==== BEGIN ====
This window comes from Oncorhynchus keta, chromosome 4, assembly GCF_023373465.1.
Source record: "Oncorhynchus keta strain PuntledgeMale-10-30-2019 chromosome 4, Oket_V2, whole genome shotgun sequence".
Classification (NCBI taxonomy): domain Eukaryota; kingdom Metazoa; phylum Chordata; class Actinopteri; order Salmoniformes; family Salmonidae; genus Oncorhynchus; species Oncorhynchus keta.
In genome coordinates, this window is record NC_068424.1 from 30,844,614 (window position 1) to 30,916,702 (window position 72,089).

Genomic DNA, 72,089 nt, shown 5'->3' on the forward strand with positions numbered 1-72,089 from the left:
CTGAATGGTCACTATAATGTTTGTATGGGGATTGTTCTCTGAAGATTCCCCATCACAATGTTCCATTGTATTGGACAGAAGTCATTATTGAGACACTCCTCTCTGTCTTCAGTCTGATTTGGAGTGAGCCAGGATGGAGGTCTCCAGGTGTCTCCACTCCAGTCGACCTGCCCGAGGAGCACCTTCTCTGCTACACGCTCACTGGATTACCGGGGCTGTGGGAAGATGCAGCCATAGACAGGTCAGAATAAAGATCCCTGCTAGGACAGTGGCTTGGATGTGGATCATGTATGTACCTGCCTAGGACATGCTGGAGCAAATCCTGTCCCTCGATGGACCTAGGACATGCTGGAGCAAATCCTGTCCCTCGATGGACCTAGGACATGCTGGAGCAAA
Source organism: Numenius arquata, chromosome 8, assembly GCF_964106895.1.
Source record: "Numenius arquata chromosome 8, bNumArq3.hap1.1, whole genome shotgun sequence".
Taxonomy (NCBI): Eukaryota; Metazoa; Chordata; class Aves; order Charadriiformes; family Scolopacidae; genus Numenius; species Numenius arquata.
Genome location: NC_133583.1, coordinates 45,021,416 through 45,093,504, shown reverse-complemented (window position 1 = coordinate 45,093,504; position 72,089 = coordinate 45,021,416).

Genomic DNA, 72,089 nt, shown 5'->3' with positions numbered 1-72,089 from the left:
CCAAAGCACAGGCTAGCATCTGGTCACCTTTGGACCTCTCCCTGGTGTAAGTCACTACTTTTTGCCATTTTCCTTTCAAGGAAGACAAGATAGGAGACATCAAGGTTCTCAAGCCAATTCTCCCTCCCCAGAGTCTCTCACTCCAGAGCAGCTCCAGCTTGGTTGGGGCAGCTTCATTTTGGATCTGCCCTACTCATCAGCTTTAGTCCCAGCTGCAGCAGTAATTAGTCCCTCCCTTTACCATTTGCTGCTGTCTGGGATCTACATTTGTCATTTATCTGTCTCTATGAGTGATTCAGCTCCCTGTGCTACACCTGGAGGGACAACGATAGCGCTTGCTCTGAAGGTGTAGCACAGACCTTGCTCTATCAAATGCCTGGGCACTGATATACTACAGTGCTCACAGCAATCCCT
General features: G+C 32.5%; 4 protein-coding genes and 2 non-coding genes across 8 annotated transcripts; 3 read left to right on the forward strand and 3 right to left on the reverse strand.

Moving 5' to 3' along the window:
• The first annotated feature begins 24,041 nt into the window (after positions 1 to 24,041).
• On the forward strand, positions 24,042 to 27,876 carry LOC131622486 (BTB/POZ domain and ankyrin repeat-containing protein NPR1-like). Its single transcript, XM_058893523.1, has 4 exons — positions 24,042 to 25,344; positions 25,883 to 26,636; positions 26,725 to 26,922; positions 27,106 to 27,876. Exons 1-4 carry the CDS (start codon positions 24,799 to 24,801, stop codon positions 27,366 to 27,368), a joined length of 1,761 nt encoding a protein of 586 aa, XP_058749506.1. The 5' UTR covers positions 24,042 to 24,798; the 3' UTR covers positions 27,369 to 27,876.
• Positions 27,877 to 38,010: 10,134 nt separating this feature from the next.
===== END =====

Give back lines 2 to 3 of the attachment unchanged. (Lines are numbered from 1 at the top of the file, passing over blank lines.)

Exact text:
Source record: "Oncorhynchus keta strain PuntledgeMale-10-30-2019 chromosome 4, Oket_V2, whole genome shotgun sequence".
Classification (NCBI taxonomy): domain Eukaryota; kingdom Metazoa; phylum Chordata; class Actinopteri; order Salmoniformes; family Salmonidae; genus Oncorhynchus; species Oncorhynchus keta.